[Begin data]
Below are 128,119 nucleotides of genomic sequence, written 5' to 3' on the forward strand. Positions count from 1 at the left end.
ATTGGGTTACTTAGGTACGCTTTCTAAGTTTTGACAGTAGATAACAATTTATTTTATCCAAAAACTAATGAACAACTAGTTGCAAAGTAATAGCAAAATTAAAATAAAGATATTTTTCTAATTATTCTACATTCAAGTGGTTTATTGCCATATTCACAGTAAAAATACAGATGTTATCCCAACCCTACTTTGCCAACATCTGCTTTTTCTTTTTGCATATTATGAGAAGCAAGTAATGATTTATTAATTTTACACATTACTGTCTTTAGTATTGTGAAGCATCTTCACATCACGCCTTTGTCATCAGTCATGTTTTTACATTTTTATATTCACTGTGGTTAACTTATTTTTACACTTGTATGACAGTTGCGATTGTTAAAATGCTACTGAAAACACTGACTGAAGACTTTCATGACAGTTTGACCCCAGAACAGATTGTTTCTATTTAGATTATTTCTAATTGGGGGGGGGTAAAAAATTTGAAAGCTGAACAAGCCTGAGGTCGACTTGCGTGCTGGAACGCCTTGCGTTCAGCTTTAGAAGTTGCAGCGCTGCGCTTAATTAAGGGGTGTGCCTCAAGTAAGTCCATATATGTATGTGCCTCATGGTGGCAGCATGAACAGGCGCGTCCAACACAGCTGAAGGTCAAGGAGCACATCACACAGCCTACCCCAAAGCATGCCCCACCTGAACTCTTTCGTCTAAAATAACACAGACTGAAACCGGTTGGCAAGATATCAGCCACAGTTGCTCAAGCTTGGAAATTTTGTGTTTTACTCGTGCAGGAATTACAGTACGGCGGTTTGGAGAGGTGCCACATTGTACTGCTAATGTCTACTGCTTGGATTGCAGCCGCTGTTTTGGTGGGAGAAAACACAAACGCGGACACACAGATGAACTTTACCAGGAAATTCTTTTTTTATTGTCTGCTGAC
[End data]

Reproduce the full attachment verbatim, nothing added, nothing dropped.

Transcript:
Below are 128,119 nucleotides of genomic sequence, written 5' to 3' on the forward strand. Positions count from 1 at the left end.
ATTGGGTTACTTAGGTACGCTTTCTAAGTTTTGACAGTAGATAACAATTTATTTTATCCAAAAACTAATGAACAACTAGTTGCAAAGTAATAGCAAAATTAAAATAAAGATATTTTTCTAATTATTCTACATTCAAGTGGTTTATTGCCATATTCACAGTAAAAATACAGATGTTATCCCAACCCTACTTTGCCAACATCTGCTTTTTCTTTTTGCATATTATGAGAAGCAAGTAATGATTTATTAATTTTACACATTACTGTCTTTAGTATTGTGAAGCATCTTCACATCACGCCTTTGTCATCAGTCATGTTTTTACATTTTTATATTCACTGTGGTTAACTTATTTTTACACTTGTATGACAGTTGCGATTGTTAAAATGCTACTGAAAACACTGACTGAAGACTTTCATGACAGTTTGACCCCAGAACAGATTGTTTCTATTTAGATTATTTCTAATTGGGGGGGGGTAAAAAATTTGAAAGCTGAACAAGCCTGAGGTCGACTTGCGTGCTGGAACGCCTTGCGTTCAGCTTTAGAAGTTGCAGCGCTGCGCTTAATTAAGGGGTGTGCCTCAAGTAAGTCCATATATGTATGTGCCTCATGGTGGCAGCATGAACAGGCGCGTCCAACACAGCTGAAGGTCAAGGAGCACATCACACAGCCTACCCCAAAGCATGCCCCACCTGAACTCTTTCGTCTAAAATAACACAGACTGAAACCGGTTGGCAAGATATCAGCCACAGTTGCTCAAGCTTGGAAATTTTGTGTTTTACTCGTGCAGGAATTACAGTACGGCGGTTTGGAGAGGTGCCACATTGTACTGCTAATGTCTACTGCTTGGATTGCAGCCGCTGTTTTGGTGGGAGAAAACACAAACGCGGACACACAGATGAACTTTACCAGGAAATTCTTTTTTTATTGTCTGCTGAC